It is my pleasure to introduce Professor Jennifer Hendricks of the University of Tennessee College of Law as a guest blogger. Professor Hendrick teaches and writes about constitutional family law, gender, and federalism. The main focus of her current work is sex equality in parenting and reproduction. Her article Essentially a Mother, proposing a relationship model for pregnancy, won Honorable Mention in the AALS Scholarly Papers Competition in 2007. Her most recent work in this area, developing the relationship model as a woman-centered basis for a theory of reproductive and parenting rights, appears in the Harvard Civil Rights—Civil Liberties Law Review and in an international collection of feminist constitutional theory forthcoming from Cambridge University Press. Professor Hendricks has also written about topics ranging from preemption of tort claims to reform of the electoral college.
Professor Hendricks received her J.D. magna cum laude from Harvard; clerked on the Sixth Circuit Court of Appeals; and practiced law in Helena, Montana, where she specialized in constitutional, employment, and discrimination cases. In her practice, she successfully challenged illegal voter-redistricting and vote-counting, helped high school girls win equal sports opportunities, won access to government documents for reporters and private citizens, and defended several newspapers and ESPN against defamation claims. She also represented victims of harassment and discrimination on the basis of sex and sexual orientation. She received her B.A. with honors in mathematics and women’s studies from Swarthmore College.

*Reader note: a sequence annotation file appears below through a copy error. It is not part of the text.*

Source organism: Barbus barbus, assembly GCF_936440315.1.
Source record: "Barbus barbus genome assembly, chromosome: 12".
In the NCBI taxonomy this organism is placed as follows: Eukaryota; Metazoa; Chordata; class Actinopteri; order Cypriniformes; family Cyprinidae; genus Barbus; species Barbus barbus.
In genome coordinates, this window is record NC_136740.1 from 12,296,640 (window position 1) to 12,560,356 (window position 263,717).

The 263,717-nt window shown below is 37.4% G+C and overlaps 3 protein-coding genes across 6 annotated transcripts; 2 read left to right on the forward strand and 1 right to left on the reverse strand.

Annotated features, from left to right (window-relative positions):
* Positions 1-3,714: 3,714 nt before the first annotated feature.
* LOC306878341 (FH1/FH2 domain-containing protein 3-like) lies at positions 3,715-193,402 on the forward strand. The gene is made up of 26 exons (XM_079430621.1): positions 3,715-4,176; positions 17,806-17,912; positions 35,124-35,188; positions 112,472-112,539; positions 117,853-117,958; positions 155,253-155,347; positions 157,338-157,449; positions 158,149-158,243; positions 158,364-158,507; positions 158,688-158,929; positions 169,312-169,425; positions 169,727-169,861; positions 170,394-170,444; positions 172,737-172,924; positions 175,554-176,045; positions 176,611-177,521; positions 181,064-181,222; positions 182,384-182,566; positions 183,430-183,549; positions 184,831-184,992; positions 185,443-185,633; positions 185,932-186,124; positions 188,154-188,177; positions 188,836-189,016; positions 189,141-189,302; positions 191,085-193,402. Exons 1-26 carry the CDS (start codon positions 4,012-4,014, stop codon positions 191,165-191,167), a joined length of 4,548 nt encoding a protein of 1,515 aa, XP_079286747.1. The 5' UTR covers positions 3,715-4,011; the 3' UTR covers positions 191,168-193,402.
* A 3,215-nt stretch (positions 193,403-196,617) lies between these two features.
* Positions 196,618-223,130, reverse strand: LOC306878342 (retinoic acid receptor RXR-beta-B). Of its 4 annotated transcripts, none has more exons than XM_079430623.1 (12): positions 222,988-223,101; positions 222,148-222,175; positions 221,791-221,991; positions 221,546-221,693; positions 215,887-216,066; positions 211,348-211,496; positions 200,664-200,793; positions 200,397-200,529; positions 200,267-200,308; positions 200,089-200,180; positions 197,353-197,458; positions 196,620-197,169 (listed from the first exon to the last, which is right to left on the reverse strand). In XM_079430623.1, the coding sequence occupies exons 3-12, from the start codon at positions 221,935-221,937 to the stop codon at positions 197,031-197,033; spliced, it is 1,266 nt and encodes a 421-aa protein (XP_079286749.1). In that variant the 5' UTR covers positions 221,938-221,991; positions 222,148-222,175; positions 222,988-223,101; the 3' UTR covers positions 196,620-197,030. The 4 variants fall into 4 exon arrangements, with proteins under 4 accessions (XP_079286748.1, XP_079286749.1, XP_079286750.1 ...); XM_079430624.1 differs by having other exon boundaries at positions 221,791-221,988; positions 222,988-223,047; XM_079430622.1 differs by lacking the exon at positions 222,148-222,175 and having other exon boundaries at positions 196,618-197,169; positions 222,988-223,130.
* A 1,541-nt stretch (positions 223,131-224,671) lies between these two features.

Her recent publications include:
In Defense of the Substance–Procedure Dichotomy, 89 WASH. U. L. REV. _ (forthcoming 2011) (Selected for the University of Illinois Junior Faculty Federal Courts Workshop).
Teaching Values, Teaching Stereotypes: Sex Ed and Indoctrination in Public Schools (with Dawn Howerton), 13 U. PENN. J. CONST. L. 589 (2011).
Pregnancy, Equality, and the U.S. Constitution, in FEMINIST CONSTITUTIONALISM (Beverly Baines, Daphne Barak-Erez & Tsvi Kahana eds., Cambridge University Press, forthcoming 2011).
Teaching Controversial Topics (with Beth Burkstrand- Reid and June Carbone), 49 FAM. CT. REV. _ (forthcoming 2011).
Converging Trajectories: Interest Convergence, Justice Kennedy, and Jeannie Suk’s “Trajectory of Trauma,” 110 COLUM. L. REV. SIDEBAR 63 (2010), reprinted in WOMEN AND THE LAW (Tracy Thomas, ed., West 2011).
Body and Soul: Pregnancy, Equality, and the Unitary Right to Abortion, 45 HARV. C.R.–C.L. L. REV. 329 (2010).
Contingent Equal Protection: Reaching for Equality After Ricci and PICS, 16 MICH. J. GENDER & L. 397 (2010).
You can find her author page here.